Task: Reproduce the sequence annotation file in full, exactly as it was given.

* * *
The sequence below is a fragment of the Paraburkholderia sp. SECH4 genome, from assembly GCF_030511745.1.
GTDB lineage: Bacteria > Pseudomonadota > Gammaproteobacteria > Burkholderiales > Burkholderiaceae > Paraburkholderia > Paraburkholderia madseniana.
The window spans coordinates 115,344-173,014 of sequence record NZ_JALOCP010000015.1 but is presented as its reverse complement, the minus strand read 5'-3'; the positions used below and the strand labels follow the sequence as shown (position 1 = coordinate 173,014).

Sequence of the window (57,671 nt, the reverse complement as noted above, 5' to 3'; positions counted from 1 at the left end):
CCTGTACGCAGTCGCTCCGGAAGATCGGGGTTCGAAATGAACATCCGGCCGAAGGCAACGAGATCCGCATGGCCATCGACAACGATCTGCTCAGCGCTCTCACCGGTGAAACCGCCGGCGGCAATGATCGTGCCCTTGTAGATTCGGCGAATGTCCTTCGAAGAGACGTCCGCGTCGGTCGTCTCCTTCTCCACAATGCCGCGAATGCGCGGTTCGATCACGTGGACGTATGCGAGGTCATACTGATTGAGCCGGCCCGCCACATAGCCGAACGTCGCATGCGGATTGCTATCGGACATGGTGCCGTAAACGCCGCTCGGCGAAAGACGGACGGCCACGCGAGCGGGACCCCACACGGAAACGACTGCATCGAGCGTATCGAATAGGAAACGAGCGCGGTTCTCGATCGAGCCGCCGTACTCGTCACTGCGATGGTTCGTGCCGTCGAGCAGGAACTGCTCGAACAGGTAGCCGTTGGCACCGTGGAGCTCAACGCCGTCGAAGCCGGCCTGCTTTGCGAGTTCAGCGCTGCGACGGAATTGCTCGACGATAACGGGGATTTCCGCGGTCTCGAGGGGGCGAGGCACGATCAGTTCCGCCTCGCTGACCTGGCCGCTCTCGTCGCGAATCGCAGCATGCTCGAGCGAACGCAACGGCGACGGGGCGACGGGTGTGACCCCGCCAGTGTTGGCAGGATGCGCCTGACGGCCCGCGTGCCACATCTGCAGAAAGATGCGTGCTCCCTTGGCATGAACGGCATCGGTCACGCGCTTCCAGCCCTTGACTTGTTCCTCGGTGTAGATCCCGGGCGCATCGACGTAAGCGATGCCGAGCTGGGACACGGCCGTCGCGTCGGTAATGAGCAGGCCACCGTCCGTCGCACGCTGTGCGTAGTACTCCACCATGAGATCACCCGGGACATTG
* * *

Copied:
The sequence below is a fragment of the Paraburkholderia sp. SECH4 genome, from assembly GCF_030511745.1.
GTDB lineage: Bacteria > Pseudomonadota > Gammaproteobacteria > Burkholderiales > Burkholderiaceae > Paraburkholderia > Paraburkholderia madseniana.
The window spans coordinates 115,344-173,014 of sequence record NZ_JALOCP010000015.1 but is presented as its reverse complement, the minus strand read 5'-3'; the positions used below and the strand labels follow the sequence as shown (position 1 = coordinate 173,014).

Sequence of the window (57,671 nt, the reverse complement as noted above, 5' to 3'; positions counted from 1 at the left end):
CCTGTACGCAGTCGCTCCGGAAGATCGGGGTTCGAAATGAACATCCGGCCGAAGGCAACGAGATCCGCATGGCCATCGACAACGATCTGCTCAGCGCTCTCACCGGTGAAACCGCCGGCGGCAATGATCGTGCCCTTGTAGATTCGGCGAATGTCCTTCGAAGAGACGTCCGCGTCGGTCGTCTCCTTCTCCACAATGCCGCGAATGCGCGGTTCGATCACGTGGACGTATGCGAGGTCATACTGATTGAGCCGGCCCGCCACATAGCCGAACGTCGCATGCGGATTGCTATCGGACATGGTGCCGTAAACGCCGCTCGGCGAAAGACGGACGGCCACGCGAGCGGGACCCCACACGGAAACGACTGCATCGAGCGTATCGAATAGGAAACGAGCGCGGTTCTCGATCGAGCCGCCGTACTCGTCACTGCGATGGTTCGTGCCGTCGAGCAGGAACTGCTCGAACAGGTAGCCGTTGGCACCGTGGAGCTCAACGCCGTCGAAGCCGGCCTGCTTTGCGAGTTCAGCGCTGCGACGGAATTGCTCGACGATAACGGGGATTTCCGCGGTCTCGAGGGGGCGAGGCACGATCAGTTCCGCCTCGCTGACCTGGCCGCTCTCGTCGCGAATCGCAGCATGCTCGAGCGAACGCAACGGCGACGGGGCGACGGGTGTGACCCCGCCAGTGTTGGCAGGATGCGCCTGACGGCCCGCGTGCCACATCTGCAGAAAGATGCGTGCTCCCTTGGCATGAACGGCATCGGTCACGCGCTTCCAGCCCTTGACTTGTTCCTCGGTGTAGATCCCGGGCGCATCGACGTAAGCGATGCCGAGCTGGGACACGGCCGTCGCGTCGGTAATGAGCAGGCCACCGTCCGTCGCACGCTGTGCGTAGTACTCCACCATGAGATCACCCGGGACATTG